Why is Gary Lineker in trouble with the BBC? What was said? And who is involved?
Gary Lineker has been relieved of his BBC Match of the Day duties – but what really happened?
A row erupted over impartiality after Lineker tweeted criticism surrounding the government’s new asylum policy.
It led to a huge furor in the country which eventually saw the BBC take the 62-year-old off the air, while Ian Wright, Alan Shearer, Alex Scott and Jermaine Jenas told the broadcaster they would only appear not in the shows either. .
But how did we get here? And where are we going next?
What was said?
On Tuesday, Lineker tweeted a message from the UK Home Office, where Home Secretary Suella Braverman announced her intention to detain and return illegal migrants.
Lineker replied, “My God, that’s beyond awful.”
A Twitter user replied, in a now-deleted tweet, that Lineker was “out of order.”
Lineker replied, “There is no mass influx. We welcome far fewer refugees than other major European countries.
“This is just an immeasurably cruel policy directed at the most vulnerable people in language no different from that used by Germany in the 1930s, and I’m out of order?”
Who did Lineker anger?
Lineker’s tweet seems to have largely annoyed the Conservative Party, while his comparison to 1930s Germany was particularly offended.
Conservative Party Deputy Chairman Lee Anderson said: ‘This is just another example of how these overpaid stars are out of touch with the voting public.
“Instead of lecturing, Mr. Lineker should stick to reading football scores and flogging chips.”
Tory MP Bill Cash said: ‘I am really very angry that he is making such an extraordinary and outrageous insult, which is complete and utter rubbish. We try to help people who otherwise are taken by criminals on these boats.
Another Tory MP, Brendan Clarke-Smith, said: ‘It is not just insulting to this nation and the generosity of Britons, but also hugely offensive to the victims of one of the most evil regimes in history , against which we also fought and took many refugees. Since.
“Lineker is out of commission and needs to get out of his metropolitan bubble and learn some perspective.”
And Braverman responded by saying, “I’m disappointed, obviously. I think it is pointless to compare our measures, which are legal, proportionate and – indeed – compassionate, to Germany in the 1930s. I also think we are on the side of the British here.
How did the BBC react?
The BBC said it would have a “frank conversation” with Lineker about his tweets on Thursday and his responsibilities.
The broadcaster has impartiality guidelines while chief executive Tim Davie insisted that impartiality was the main priority.
A spokesperson for the company said at the time: ‘The BBC has social media guidance, which is published. The people who work for us are aware of their social media responsibilities. We have appropriate internal processes in place where necessary.
“We would expect Gary to be spoken to and reminded of his responsibilities.”
But the ball has moved extremely quickly since then and reports broke on Friday that Lineker would initially be allowed to remain on duty.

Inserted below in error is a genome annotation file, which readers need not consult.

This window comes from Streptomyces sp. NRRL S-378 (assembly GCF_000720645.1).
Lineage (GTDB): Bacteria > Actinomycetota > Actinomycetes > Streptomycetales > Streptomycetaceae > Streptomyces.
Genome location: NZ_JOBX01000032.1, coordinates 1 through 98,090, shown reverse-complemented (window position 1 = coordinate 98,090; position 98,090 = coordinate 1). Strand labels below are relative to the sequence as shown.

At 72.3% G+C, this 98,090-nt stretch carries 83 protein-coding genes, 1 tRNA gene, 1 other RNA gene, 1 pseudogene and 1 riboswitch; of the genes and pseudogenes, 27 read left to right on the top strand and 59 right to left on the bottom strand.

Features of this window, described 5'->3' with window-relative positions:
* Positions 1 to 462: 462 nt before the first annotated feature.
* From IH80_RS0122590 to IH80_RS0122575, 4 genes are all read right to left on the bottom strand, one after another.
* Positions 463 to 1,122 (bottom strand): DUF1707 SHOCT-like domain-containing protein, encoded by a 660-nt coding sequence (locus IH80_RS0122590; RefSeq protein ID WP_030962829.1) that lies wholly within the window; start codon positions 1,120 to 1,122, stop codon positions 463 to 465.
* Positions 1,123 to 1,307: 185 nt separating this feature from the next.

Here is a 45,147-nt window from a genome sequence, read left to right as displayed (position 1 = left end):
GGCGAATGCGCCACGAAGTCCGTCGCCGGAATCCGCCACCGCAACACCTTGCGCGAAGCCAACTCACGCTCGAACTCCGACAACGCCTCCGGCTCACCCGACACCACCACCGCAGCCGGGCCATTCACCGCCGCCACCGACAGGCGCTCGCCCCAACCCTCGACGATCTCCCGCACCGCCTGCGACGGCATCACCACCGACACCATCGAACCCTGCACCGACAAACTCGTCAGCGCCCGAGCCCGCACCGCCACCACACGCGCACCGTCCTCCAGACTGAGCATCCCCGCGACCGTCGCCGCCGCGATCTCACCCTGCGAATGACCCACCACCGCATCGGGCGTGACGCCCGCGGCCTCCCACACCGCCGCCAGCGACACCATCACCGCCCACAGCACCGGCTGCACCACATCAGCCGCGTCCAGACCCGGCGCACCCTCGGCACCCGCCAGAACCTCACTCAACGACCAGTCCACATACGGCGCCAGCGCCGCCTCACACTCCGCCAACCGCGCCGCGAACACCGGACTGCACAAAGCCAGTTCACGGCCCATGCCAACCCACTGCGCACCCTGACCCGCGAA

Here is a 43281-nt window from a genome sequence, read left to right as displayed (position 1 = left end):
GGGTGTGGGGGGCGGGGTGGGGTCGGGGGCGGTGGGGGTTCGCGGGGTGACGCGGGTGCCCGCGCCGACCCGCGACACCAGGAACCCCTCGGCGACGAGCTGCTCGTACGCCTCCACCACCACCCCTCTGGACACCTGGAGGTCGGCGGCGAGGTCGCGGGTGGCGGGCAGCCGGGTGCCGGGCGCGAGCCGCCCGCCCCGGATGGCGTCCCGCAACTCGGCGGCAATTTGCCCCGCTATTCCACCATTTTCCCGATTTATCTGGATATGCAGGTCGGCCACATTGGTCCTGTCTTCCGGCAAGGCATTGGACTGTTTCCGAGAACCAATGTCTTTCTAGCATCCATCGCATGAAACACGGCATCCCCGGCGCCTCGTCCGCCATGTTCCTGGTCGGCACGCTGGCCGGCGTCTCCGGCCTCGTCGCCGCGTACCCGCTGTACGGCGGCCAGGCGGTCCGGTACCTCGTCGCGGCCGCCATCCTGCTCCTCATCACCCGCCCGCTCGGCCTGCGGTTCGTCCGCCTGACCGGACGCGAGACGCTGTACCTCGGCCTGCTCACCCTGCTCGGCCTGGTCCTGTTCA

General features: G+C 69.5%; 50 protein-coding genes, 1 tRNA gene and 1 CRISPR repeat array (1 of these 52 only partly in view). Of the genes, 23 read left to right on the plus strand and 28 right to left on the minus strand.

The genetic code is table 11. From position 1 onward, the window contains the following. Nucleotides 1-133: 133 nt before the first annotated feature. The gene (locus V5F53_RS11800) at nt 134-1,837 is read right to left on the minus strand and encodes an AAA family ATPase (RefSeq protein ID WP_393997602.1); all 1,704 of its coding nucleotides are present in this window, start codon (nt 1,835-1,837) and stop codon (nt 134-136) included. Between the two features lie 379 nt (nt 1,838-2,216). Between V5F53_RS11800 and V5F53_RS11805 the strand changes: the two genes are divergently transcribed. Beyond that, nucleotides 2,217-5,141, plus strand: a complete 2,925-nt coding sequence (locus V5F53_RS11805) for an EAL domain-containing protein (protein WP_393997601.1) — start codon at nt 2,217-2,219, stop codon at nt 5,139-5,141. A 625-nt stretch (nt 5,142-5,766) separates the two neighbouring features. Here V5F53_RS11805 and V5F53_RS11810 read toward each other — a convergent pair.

He even tweeted, “Well it’s been an interesting few days. Glad this ridiculously out of proportion story seems to be fading and very excited to feature @BBCMOTD on Saturday.
“Thank you again for all of your amazing support. It’s been overwhelming.
But that changed dramatically when BBC chiefs demanded an apology from Lineker in a public statement and an expression to be more careful with his use of social media, which he refused to do.
This led to the decision to remove Lineker from his role as Match of the Day host on Saturday night, thus suspending their highest-paid star.
What was the response?
The BBC was heavily criticized for its decision from all quarters, while Lineker co-presenters Shearer and Wright told the company they would not appear on Saturday’s Match of the Day show in solidarity.
That left the BBC scrambling for a replacement on Friday night, but everyone decided not to fill Lineker’s boots, including Jenas and Scott.
At around 9:30 p.m., the decision was announced that the show would go on but have no presenter or pundits.
Instead, a highlights stream would air on Saturday night, but even that plan was hampered when the six commentators set to work on the day’s matches, announced they would also join the boycott.
BBC commentator Steve Wilson said: “As commentators on MOTD we have decided to withdraw from tomorrow night’s show.
“We are reassured that football fans who wish to watch their teams can still do so as management can use World Feed commentary if they wish.”
And there were further repercussions when it emerged several players wanted to show unity with Lineker, Shearer and Wright and might not speak to the BBC.
As players are required to perform media duties, they could face fines, but the PFA and their clubs support any action taken by their members and employees.
Football Focus was also dropped on Saturday afternoon after hosts Scott and Jason Mohamed revealed they would not be taking part, with Bargain Hunt and The Repair Shop taking their place on the TV program instead.
The resulting domino effect was not limited to television, with BBC radio station Radio 5 Live also affected after the departure of presenter Mark Chapman.
It effectively left the BBC without any of its own sports programming on Saturday in a huge day of football and rugby with Liverpool, Chelsea, Tottenham and Manchester City all in action.
England will also face France in a decisive Six Nations match, but it remains to be seen whether this will be covered by the BBC.
Listen to talkSPORT today for experts, exclusive Premier League interviews and live commentary
If you are the owner of the content and do not want us to publish your materials on our website, please contact us by email – at email@example.com The content will be deleted within 24 hours.